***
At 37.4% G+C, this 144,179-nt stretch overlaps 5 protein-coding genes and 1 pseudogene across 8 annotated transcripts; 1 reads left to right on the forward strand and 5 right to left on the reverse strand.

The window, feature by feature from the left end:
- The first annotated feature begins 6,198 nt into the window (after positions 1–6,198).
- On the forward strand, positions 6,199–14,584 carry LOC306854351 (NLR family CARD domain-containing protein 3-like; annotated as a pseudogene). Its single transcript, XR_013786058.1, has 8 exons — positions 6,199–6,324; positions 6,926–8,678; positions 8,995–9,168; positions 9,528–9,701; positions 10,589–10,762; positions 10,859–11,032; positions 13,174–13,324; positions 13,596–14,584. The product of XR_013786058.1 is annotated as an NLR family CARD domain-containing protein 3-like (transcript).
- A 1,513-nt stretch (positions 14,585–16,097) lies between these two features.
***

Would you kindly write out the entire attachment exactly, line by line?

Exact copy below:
At 37.4% G+C, this 144,179-nt stretch overlaps 5 protein-coding genes and 1 pseudogene across 8 annotated transcripts; 1 reads left to right on the forward strand and 5 right to left on the reverse strand.

The window, feature by feature from the left end:
- The first annotated feature begins 6,198 nt into the window (after positions 1–6,198).
- On the forward strand, positions 6,199–14,584 carry LOC306854351 (NLR family CARD domain-containing protein 3-like; annotated as a pseudogene). Its single transcript, XR_013786058.1, has 8 exons — positions 6,199–6,324; positions 6,926–8,678; positions 8,995–9,168; positions 9,528–9,701; positions 10,589–10,762; positions 10,859–11,032; positions 13,174–13,324; positions 13,596–14,584. The product of XR_013786058.1 is annotated as an NLR family CARD domain-containing protein 3-like (transcript).
- A 1,513-nt stretch (positions 14,585–16,097) lies between these two features.